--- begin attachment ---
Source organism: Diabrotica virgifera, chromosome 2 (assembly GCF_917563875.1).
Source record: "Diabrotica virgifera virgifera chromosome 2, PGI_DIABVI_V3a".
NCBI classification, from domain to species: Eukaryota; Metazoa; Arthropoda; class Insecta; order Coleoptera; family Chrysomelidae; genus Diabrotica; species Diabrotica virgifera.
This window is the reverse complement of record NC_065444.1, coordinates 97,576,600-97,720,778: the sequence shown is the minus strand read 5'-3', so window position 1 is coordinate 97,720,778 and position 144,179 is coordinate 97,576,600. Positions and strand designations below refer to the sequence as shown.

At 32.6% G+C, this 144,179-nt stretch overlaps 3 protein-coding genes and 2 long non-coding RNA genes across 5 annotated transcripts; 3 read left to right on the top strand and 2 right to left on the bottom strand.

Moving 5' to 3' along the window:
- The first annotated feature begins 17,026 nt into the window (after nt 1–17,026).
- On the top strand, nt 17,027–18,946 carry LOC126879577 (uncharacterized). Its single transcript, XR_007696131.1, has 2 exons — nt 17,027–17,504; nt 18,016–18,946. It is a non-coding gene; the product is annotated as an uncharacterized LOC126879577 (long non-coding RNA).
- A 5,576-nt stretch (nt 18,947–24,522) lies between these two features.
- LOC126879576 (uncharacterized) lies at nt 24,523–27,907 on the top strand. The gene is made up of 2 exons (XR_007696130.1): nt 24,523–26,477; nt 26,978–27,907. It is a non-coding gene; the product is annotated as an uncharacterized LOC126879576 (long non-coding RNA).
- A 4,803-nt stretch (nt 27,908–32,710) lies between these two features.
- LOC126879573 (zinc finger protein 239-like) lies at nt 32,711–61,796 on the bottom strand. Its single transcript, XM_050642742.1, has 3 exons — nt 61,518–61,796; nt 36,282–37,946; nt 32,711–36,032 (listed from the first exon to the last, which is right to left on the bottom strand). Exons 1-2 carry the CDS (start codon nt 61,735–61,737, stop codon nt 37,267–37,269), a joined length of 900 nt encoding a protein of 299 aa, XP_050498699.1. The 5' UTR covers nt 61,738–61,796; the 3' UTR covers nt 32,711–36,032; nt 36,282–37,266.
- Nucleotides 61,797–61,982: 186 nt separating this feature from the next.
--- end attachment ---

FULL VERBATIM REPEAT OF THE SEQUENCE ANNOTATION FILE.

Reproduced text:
Source organism: Diabrotica virgifera, chromosome 2 (assembly GCF_917563875.1).
Source record: "Diabrotica virgifera virgifera chromosome 2, PGI_DIABVI_V3a".
NCBI classification, from domain to species: Eukaryota; Metazoa; Arthropoda; class Insecta; order Coleoptera; family Chrysomelidae; genus Diabrotica; species Diabrotica virgifera.
This window is the reverse complement of record NC_065444.1, coordinates 97,576,600-97,720,778: the sequence shown is the minus strand read 5'-3', so window position 1 is coordinate 97,720,778 and position 144,179 is coordinate 97,576,600. Positions and strand designations below refer to the sequence as shown.

At 32.6% G+C, this 144,179-nt stretch overlaps 3 protein-coding genes and 2 long non-coding RNA genes across 5 annotated transcripts; 3 read left to right on the top strand and 2 right to left on the bottom strand.

Moving 5' to 3' along the window:
- The first annotated feature begins 17,026 nt into the window (after nt 1–17,026).
- On the top strand, nt 17,027–18,946 carry LOC126879577 (uncharacterized). Its single transcript, XR_007696131.1, has 2 exons — nt 17,027–17,504; nt 18,016–18,946. It is a non-coding gene; the product is annotated as an uncharacterized LOC126879577 (long non-coding RNA).
- A 5,576-nt stretch (nt 18,947–24,522) lies between these two features.
- LOC126879576 (uncharacterized) lies at nt 24,523–27,907 on the top strand. The gene is made up of 2 exons (XR_007696130.1): nt 24,523–26,477; nt 26,978–27,907. It is a non-coding gene; the product is annotated as an uncharacterized LOC126879576 (long non-coding RNA).
- A 4,803-nt stretch (nt 27,908–32,710) lies between these two features.
- LOC126879573 (zinc finger protein 239-like) lies at nt 32,711–61,796 on the bottom strand. Its single transcript, XM_050642742.1, has 3 exons — nt 61,518–61,796; nt 36,282–37,946; nt 32,711–36,032 (listed from the first exon to the last, which is right to left on the bottom strand). Exons 1-2 carry the CDS (start codon nt 61,735–61,737, stop codon nt 37,267–37,269), a joined length of 900 nt encoding a protein of 299 aa, XP_050498699.1. The 5' UTR covers nt 61,738–61,796; the 3' UTR covers nt 32,711–36,032; nt 36,282–37,266.
- Nucleotides 61,797–61,982: 186 nt separating this feature from the next.